Writing on Tablets Tech stuff from @yeltzland

My Cool (and even more over-engineered) Shopping List System 2.0

As I’ve written about before (read here and here for some background), I’ve got a crazy-complicated system to manage my shopping list, involving my Amazon Echo, Todoist, IFTTT and Slack.

The original system was working OK, but it had several non-optimal parts including:

  • Getting a notification every time I was near the supermarket, whether there was anything on my shopping list or not
  • Even if there is anything on the list, I get the same alert each time
  • Ideally I’d like to see what is on the list in the notification, rather than just a link open Todoist. That would mean I can see on my Apple Watch what I need to buy without having to get my phone out.

New “Architecture”

I thought I’d draw the new, improved setup on my whiteboard to make it a little clearer to explain …

Shopping List setup


When I was building the original system, I didn’t know about IFTTT Maker Channel, which can:

Integrate other services on IFTTT with your DIY projects. You can create Applets that work with any devices or apps that can make or receive a web request (aka webhooks).

This is fantastic, as you can really build some complex systems that hook into your own logic. So with a little more work I can now build exactly the setup I want.

New Service Logic

The logic for Shopping List v2.0 is as follows:

  1. Setup two location-based IFTTT applets that trigger when I am near the two Hexham supermarkets (as before)
  2. The “that” part of the applets now simply make an API call to my web server (passing a secret authentication token for security)
  3. The web service, on receipt of an authenticated call, will:
    1. Call the Todoist API to see if there are any items on my shopping list
    2. If the list is non-empty, and has changed since the last call to the service, make a HTTP call to a third IFTTT applet (passing the shopping list details as a parameter)
  4. The third IFTTT applet simply coordinates the incoming parameters into a Slack message sent to me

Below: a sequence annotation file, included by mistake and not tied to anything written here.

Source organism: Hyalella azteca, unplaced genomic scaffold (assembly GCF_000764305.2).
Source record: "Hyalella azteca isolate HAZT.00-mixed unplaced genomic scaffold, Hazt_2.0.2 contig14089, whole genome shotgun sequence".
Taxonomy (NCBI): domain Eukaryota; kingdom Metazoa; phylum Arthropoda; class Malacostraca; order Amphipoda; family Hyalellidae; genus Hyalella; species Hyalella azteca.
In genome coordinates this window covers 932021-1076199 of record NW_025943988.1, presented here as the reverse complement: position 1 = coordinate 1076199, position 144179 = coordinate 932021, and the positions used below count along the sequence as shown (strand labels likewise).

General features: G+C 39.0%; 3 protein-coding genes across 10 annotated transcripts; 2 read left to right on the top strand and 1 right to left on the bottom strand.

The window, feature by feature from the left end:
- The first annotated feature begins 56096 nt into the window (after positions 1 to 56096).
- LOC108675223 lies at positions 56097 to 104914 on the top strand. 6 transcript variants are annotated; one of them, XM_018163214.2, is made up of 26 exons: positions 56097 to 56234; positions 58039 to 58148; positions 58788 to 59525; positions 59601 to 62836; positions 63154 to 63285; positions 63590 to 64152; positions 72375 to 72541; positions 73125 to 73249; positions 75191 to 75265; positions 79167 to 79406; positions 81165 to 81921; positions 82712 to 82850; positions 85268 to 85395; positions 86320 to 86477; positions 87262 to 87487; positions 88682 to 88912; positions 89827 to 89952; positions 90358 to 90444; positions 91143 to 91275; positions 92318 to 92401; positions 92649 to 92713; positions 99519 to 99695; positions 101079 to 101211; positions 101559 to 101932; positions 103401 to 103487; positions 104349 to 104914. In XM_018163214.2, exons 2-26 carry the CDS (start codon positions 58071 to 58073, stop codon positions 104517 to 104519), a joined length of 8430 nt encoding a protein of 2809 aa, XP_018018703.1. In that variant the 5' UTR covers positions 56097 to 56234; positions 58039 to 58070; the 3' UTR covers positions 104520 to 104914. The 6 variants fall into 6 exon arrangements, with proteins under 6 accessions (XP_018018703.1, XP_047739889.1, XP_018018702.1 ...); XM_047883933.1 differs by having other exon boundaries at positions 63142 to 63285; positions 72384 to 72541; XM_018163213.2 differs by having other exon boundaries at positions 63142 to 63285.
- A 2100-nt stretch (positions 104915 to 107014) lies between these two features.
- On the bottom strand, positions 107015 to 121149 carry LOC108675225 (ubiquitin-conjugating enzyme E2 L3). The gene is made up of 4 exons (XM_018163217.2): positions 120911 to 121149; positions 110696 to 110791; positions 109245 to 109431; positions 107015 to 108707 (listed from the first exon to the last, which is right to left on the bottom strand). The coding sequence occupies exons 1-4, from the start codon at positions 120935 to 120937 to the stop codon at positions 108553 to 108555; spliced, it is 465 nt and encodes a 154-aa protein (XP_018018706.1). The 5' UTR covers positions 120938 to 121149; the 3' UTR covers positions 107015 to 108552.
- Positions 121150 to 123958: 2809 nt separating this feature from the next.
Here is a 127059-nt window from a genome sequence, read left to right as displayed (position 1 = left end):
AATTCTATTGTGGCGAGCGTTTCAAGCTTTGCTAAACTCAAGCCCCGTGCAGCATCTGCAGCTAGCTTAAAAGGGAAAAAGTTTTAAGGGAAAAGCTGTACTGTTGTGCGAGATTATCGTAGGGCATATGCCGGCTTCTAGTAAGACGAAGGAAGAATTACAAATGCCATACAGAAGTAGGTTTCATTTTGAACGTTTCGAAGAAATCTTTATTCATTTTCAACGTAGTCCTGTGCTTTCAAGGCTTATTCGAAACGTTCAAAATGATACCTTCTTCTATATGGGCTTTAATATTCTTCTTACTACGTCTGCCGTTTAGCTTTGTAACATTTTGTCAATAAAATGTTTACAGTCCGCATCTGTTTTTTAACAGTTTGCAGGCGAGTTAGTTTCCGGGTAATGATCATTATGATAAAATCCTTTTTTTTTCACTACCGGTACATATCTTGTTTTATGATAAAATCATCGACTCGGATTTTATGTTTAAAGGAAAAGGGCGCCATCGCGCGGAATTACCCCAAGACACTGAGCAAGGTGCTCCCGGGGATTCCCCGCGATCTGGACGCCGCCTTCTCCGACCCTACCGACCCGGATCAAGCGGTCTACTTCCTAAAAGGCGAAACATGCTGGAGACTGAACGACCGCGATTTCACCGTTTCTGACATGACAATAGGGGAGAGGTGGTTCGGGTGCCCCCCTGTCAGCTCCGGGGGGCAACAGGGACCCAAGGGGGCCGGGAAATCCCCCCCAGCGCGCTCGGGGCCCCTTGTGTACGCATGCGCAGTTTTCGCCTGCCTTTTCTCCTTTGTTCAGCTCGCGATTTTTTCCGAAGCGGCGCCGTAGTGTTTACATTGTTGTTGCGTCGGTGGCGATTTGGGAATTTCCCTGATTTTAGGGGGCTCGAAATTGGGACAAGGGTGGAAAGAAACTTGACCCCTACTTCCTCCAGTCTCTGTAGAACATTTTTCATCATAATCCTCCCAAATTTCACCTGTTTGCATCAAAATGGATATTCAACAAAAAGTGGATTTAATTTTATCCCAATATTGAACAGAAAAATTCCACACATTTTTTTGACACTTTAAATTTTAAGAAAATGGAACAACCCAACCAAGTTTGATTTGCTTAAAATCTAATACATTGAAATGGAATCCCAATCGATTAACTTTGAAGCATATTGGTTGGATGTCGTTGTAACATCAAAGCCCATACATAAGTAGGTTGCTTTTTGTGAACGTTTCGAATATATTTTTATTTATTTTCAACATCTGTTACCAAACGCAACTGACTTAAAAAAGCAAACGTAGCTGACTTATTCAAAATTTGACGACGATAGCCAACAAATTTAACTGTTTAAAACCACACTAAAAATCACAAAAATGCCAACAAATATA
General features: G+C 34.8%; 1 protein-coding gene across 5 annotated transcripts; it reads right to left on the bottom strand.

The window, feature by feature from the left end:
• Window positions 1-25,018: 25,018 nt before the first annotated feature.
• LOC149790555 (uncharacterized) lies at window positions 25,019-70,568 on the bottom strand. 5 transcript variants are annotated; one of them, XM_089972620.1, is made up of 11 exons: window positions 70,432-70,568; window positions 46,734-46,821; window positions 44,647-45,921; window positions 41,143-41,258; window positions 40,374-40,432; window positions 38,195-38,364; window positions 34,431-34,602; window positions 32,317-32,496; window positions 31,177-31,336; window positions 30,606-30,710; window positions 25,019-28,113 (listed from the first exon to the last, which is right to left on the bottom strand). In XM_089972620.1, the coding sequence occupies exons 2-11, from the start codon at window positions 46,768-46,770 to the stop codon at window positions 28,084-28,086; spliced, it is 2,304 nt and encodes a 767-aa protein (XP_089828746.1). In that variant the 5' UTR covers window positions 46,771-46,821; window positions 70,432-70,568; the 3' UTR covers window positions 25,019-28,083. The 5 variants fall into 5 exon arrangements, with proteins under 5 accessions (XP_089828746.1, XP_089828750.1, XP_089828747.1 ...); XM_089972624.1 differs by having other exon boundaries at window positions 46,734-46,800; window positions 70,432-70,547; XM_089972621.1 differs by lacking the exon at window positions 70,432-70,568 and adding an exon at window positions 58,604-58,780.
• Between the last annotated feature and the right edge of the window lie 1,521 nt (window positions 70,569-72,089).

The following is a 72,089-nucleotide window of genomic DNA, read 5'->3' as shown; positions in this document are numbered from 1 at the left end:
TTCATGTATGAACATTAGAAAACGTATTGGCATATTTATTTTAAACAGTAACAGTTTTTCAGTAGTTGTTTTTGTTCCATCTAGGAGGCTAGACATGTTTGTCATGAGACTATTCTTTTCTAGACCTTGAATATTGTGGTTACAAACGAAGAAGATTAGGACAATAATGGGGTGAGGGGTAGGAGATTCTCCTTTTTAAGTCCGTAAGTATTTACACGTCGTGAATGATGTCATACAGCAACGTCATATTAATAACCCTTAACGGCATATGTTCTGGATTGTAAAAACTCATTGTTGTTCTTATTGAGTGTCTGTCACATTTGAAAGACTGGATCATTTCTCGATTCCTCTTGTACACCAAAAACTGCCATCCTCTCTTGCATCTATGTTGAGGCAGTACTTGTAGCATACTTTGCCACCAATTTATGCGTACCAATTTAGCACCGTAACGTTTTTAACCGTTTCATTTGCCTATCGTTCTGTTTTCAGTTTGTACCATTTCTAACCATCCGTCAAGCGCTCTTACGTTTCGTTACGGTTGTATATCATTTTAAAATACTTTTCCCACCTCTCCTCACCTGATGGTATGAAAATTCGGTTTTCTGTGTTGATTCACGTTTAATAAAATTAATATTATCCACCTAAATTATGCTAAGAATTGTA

You can see the results from yesterday’s trip here:

Shopping List in Slack

The first alert was when I got to Waitrose, and after I’d crossed off 3 items from the list in Tododist, when I got to Tescos it then reminded me about the final item.

I’m pretty happy with this now. It really is great to use Alexa as a way of managing our shopping list, and I don’t use any other way of doing it any more than by voice.

Yes, it is a pretty nobby list of things to fetch (I was going to Waitrose after all).

And no, I never did get the Sausage Casserole mix. It appears Hexham is all out right now.

Alexa Amazon Echo Todoist IFTTT Slack Voice

Moving 'Count The Days Left' to Swift 3

Version 2.3 of Count The Days Left has now hit the App Store for your viewing pleasure.

I finally got around to upgrading the code to Swift 3. The XCode migration code did a reasonable job with the syntax changes, but missed a few things around interface changes - especially in the WatchOS code - that I had to fix manually.

I also fixed a very minor logic error in the date calculation in the settings page. Quite amazing it had been sitting there in plain sight for a long time without me noticing it.

Not much more to do in the app right now, but maybe WWDC in the summer will bring some exciting new areas in which to play in?

Count The Days Left Apps Swift

A Workflow to upload web content to Medium

Building an efficient way to copy posts from my web site to Medium